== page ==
An international investigation team offered evidence that North Korean submarine fired a homing torpedo that caused a massive underwater blast that tore the South Korean warship Cheonan apart in March. Fifty-eight sailors were rescued from the frigid Yellow Sea, but 46 perished in the South's worst military disaster since the Korean War.
SEOUL, South Korea — The U.S.-led military command monitoring the cease-fire on the Korean peninsula confronted North Korea on Friday about the deadly sinking of a South Korean warship, calling it a violation of the 1953 armistice.
Colonels from the U.N. Command, who met at the border with counterparts from Pyongyang's Korean People's Army, reminded North Korea of the U.N. Security Council order to honor the truce. Officers also proposed a joint task force to discuss the "armistice violations," the military commission said in a statement.
The 100-minute talks, which took place at the "truce village" of Panmunjom inside the Demilitarized Zone dividing the two Koreas, were the second round of talks since the Cheonan went down off the Koreas' west coast on March 26, killing 46 South Korean sailors.
The two sides tentatively agreed to meet again next Thursday, the U.N. Command said.
North Korea vehemently denies involvement in the sinking of the 1,200-ton Cheonan, and has demanded to be allowed to send its own investigators to South Korea to examine the results.
The North proposed that its delegation composed of up to 30 investigators stay in the South for three to five days or even longer to conduct field investigations and that the U.S. guarantee all logistical support, the North's official Korean Central News Agency later reported.
"If the 'results of investigation' announced by the joint investigation team were objective and scientific as claimed by the U.S. forces side, there would be no reason for it to refuse to receive the inspection group," the North said, according to KCNA.
A team of international investigators concluded in May that a North Korean submarine fired the torpedo that sank the warship in what Seoul called the worst military attack on South Korea since the 1950-53 Korean War.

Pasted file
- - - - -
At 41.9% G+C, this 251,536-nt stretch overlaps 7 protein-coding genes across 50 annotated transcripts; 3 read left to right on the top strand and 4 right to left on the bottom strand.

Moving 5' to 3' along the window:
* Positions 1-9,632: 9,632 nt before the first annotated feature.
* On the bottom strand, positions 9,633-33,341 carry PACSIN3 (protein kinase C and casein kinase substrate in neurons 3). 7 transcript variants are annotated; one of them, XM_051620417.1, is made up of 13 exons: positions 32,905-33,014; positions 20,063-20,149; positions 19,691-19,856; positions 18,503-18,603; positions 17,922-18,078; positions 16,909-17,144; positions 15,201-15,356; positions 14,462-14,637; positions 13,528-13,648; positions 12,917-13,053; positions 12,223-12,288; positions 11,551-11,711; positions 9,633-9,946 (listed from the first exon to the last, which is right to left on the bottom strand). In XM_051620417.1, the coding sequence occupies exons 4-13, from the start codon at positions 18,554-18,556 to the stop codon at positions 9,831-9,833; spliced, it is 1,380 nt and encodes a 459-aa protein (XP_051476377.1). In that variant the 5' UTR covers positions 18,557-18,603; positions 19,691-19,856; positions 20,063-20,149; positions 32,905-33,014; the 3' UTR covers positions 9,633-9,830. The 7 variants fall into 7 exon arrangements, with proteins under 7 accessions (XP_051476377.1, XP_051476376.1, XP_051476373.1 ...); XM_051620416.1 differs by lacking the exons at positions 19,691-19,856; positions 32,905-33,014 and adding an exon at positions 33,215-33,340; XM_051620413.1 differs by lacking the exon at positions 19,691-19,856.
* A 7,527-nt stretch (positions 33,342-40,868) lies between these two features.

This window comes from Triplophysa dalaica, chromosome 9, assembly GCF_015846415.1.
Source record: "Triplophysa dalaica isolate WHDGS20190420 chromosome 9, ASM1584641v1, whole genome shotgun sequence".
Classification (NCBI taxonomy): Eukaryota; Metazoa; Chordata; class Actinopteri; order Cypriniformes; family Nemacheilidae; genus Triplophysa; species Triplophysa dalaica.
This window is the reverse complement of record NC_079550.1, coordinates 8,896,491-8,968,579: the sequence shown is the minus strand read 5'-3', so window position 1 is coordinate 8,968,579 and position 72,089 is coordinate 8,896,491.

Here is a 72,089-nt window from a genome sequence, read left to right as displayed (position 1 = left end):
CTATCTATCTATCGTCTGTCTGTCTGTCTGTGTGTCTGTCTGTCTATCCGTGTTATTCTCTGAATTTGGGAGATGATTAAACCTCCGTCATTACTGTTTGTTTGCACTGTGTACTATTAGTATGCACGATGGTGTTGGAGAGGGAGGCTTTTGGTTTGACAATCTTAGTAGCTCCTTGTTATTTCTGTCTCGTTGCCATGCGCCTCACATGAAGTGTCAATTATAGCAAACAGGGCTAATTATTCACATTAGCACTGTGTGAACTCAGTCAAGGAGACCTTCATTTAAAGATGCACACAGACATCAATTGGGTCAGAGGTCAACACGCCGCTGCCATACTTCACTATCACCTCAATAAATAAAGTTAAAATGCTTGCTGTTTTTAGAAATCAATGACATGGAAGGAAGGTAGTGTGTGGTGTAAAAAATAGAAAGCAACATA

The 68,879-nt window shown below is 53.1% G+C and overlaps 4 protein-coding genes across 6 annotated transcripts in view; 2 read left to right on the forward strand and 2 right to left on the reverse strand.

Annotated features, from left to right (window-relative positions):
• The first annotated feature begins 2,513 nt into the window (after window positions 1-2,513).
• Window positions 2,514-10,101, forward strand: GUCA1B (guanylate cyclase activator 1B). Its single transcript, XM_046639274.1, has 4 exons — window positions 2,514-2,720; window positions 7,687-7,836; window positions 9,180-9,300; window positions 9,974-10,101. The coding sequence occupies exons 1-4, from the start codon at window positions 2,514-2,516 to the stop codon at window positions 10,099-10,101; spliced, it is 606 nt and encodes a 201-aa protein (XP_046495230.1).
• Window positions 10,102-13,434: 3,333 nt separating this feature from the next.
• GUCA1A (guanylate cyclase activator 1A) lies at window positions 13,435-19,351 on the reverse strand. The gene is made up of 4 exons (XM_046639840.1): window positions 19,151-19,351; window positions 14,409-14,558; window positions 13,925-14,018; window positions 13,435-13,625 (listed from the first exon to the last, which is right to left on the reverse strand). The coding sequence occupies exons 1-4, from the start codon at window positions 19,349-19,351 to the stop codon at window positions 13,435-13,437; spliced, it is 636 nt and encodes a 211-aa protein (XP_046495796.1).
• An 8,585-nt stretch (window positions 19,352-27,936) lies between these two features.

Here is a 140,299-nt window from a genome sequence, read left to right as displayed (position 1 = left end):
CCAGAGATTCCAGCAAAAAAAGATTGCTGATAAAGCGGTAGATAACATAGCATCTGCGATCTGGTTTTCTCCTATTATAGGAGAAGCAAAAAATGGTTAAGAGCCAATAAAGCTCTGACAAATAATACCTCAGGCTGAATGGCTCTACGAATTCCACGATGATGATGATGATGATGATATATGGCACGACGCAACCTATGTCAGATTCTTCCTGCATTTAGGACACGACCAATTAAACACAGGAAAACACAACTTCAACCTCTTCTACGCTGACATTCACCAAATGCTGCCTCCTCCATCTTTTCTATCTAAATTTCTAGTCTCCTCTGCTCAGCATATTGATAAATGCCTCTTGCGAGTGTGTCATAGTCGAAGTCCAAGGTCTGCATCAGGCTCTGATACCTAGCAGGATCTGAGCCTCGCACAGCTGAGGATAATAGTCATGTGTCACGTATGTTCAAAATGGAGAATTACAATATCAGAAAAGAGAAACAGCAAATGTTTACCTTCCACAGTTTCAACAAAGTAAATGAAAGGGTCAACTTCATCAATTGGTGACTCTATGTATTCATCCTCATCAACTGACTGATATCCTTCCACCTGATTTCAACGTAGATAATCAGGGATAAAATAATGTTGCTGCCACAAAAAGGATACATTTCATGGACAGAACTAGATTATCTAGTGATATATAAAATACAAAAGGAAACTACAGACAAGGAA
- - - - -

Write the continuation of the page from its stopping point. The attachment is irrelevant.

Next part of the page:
The U.N. Security Council approved a presidential statement earlier this month condemning the incident, but did not directly blame Pyongyang.
The U.N. Command, however, blames North Korea for the incident and considers it a violation of the cease-fire, a command official said Friday, speaking on condition of anonymity because the results of the command's own investigation have not been released.
The meeting took place as a North Korean official threatened a "physical response" if the U.S. and South Korea carry out joint military exercises that U.S. Defense Secretary Robert Gates said would be held to send a "clear message" to North Korea to stop its "aggressive behavior."
North Korean spokesman Ri Tong Il told reporters at an Association of Southeast Asian Nations meeting in Hanoi, Vietnam, that the military exercises would be "another expression of hostile policy against" North Korea. "There will be physical response against the threat imposed by the United States militarily," he warned.
The military drills are to run Sunday through Wednesday with about 8,000 U.S. and South Korean troops, about 20 ships and submarines and 200 aircraft, including the USS George Washington aircraft carrier and the U.S. Air Force's F-22 stealth fighter.
Pyongyang routinely accuses the U.S. and South Korea of staging the military drills as a rehearsal for an attack on North Korea. Washington and Seoul say the exercises are purely defensive and that they have no intention of invading the North.
The North's officers also called on the U.S. to call off the planned military exercises, KCNA said, saying the U.S. move is "a dangerous one of driving the situation on the Korean peninsula to a war phase."
The U.S. stations 28,500 soldiers in South Korea to protect the ally against aggression.
Even as tensions were rising, South Korea's President Lee Myung-bak said Friday that Seoul was willing to expand humanitarian assistance for the impoverished rival, the Yonhap News Agency reported.
"President Lee said such a humanitarian aid should continue and stressed more active assistance is necessary to help North Korea," Lee's spokeswoman Kim Hee-jung quoted him as saying.
The about-face by the conservative president comes as Pyongyang faces fewer sources of much-needed aid, with the U.N. Security Council tightening sanctions because of its nuclear defiance and the U.S. announcing new sanctions earlier this week.